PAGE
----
Keywords: Elasticity of intertemporal substitution, Euler equation estimation, demand systems
    JEL: D91 E21 D12
    Date: 2005–11
  11. By: Silvestro Di Sanzo (Departamento de Fundamentos del Analisis Economico, Universidad de Alicante)
    Abstract: The aim of this paper is to identify the different sources of persistence of output fluctuations. We propose an unobserved components model that allows us to decompose GDP series into a trend component and a cyclical component. We let the drift of the trend component to switch between different regimes according to a first-order Markov process. To calculate an appropriate p-value for a test of linearity we propose a bootstrap procedure, which allows for general forms of heteroskedasticity. The performance of the bootstrap is checked by means of a Monte Carlo simulation. Our study concerns the U.S. As suggested by the Endogenous Growth theory, cyclical shocks appear to play an important role on the observed persistence of output. We argue that the traditional explanation of persistence, which is related to Real Business Cycle models with exogenous productivity, is not consistent with our data. We also find that the majority of business cycle fluctuations in the U.S. are due to real shocks.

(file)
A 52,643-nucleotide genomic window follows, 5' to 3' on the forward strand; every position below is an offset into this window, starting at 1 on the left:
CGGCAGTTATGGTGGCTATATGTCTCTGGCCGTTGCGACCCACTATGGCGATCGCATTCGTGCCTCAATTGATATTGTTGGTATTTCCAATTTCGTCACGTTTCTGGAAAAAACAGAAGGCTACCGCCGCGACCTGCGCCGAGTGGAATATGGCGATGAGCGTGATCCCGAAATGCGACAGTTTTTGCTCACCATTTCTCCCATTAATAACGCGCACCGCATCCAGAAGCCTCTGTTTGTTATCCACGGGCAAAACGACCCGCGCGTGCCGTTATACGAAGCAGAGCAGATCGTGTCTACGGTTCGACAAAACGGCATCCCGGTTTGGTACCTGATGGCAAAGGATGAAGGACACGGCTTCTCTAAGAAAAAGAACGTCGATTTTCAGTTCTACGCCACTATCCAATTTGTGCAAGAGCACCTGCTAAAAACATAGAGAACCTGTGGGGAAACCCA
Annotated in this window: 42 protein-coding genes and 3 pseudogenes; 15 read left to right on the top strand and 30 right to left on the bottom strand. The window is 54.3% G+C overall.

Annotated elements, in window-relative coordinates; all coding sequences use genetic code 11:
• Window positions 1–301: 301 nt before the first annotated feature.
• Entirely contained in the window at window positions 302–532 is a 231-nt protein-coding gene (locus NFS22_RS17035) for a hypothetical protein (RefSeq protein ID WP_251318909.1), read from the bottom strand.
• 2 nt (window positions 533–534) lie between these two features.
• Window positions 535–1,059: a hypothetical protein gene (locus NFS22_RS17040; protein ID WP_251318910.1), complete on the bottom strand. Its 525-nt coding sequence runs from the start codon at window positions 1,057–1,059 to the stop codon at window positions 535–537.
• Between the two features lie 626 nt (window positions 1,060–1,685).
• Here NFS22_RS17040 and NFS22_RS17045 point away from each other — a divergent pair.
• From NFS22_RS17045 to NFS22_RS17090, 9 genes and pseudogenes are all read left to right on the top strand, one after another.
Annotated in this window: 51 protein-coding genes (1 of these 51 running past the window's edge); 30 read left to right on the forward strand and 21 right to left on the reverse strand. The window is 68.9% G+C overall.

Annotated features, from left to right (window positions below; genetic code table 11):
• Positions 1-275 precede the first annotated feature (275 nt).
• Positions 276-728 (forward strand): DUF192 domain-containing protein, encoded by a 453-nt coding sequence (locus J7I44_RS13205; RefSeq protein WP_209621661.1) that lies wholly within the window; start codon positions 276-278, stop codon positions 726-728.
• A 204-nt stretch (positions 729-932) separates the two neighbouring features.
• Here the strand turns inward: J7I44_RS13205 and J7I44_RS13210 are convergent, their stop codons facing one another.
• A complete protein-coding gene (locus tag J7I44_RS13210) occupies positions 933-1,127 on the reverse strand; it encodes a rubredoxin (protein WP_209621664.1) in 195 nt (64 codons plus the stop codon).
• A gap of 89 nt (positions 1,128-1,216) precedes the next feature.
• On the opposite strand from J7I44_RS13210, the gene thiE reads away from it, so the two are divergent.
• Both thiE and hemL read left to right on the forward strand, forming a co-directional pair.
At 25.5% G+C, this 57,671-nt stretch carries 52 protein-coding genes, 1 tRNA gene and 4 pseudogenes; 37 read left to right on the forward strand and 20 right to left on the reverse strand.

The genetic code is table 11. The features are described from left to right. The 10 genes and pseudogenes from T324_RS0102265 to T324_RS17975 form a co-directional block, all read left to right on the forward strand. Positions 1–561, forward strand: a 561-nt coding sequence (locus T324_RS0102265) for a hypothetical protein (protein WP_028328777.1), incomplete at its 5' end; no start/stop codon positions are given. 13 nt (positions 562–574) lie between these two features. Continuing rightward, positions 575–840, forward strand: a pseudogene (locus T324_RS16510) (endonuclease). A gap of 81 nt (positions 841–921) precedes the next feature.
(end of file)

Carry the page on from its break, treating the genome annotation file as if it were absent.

Keywords: Business cycle; Persistence; Unobserved Components model; First-order Markov process; Wild bootstrap; Monte Carlo
    JEL: C12 C13 C15 C32 E32
    Date: 2006